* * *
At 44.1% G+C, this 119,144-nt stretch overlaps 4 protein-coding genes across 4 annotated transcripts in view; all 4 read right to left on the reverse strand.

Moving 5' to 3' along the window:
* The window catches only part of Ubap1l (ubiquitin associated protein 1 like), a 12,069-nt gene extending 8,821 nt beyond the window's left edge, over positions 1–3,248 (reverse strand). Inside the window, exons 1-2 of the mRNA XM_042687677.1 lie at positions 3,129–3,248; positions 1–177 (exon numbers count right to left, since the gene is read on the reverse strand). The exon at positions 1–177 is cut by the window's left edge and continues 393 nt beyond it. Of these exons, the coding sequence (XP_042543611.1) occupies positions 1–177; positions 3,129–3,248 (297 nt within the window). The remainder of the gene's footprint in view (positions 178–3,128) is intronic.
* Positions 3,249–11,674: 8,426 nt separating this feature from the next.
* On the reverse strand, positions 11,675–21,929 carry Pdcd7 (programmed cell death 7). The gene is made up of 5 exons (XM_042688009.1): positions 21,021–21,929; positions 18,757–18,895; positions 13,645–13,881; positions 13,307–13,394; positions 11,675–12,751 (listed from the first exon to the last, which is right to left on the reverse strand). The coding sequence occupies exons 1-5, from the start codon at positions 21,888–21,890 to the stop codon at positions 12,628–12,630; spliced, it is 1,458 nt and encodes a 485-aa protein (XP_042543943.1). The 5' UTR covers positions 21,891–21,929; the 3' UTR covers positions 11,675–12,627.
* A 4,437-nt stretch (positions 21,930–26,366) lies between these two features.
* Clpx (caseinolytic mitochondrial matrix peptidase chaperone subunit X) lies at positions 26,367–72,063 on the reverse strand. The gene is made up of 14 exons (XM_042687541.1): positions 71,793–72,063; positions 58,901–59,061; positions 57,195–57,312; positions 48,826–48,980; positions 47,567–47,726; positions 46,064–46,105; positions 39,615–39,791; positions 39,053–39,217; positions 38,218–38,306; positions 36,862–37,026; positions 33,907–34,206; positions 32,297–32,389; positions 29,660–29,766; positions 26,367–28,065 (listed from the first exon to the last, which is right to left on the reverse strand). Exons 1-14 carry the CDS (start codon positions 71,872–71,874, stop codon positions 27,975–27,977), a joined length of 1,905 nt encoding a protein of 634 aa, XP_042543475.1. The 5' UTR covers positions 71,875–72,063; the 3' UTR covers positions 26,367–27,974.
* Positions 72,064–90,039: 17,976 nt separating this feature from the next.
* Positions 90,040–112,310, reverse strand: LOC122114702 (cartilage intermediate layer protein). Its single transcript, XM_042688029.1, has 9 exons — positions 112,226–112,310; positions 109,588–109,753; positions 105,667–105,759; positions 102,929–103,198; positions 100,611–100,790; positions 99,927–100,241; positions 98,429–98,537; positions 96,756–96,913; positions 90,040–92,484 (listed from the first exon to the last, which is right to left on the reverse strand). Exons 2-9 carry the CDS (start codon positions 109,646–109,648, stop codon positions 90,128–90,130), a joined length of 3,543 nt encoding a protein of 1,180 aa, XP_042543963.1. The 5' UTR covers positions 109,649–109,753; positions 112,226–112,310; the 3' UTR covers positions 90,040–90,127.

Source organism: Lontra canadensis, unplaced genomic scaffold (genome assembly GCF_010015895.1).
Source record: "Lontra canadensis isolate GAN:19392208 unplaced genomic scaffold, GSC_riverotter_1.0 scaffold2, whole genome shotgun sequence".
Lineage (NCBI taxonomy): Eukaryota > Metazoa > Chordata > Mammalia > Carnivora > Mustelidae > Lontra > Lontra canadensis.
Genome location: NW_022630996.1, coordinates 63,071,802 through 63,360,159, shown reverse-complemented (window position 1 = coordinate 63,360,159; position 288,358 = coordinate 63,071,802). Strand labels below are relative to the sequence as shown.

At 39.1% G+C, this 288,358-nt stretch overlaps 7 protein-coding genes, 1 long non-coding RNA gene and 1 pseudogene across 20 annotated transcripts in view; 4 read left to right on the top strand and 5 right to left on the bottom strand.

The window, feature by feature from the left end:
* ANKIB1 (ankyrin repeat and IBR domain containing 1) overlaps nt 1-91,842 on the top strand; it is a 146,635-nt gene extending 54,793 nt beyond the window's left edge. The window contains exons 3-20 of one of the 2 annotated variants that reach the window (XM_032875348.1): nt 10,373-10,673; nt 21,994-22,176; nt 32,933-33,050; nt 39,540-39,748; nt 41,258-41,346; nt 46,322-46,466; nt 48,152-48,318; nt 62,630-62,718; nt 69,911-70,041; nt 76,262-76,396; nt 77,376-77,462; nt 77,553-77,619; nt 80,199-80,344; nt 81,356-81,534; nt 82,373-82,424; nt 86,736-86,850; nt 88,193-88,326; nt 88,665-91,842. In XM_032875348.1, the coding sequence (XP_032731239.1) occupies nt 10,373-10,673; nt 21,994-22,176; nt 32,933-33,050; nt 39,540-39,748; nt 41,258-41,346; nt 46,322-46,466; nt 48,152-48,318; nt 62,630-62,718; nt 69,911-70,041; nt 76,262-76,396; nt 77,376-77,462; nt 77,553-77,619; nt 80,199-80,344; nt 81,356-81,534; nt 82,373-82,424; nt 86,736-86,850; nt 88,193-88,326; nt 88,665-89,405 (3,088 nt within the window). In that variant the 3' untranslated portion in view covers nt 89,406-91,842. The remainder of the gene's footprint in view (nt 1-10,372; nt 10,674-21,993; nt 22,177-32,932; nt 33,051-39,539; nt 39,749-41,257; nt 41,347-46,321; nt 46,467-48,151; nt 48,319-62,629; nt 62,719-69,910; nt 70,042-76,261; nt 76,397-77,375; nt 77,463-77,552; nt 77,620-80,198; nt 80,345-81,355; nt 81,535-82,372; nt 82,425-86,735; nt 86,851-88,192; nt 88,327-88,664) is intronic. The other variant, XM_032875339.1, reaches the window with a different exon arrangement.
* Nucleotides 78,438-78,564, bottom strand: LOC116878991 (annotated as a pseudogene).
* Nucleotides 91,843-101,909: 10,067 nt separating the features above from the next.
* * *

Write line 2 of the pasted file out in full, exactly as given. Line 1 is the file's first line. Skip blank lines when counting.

Moving 5' to 3' along the window: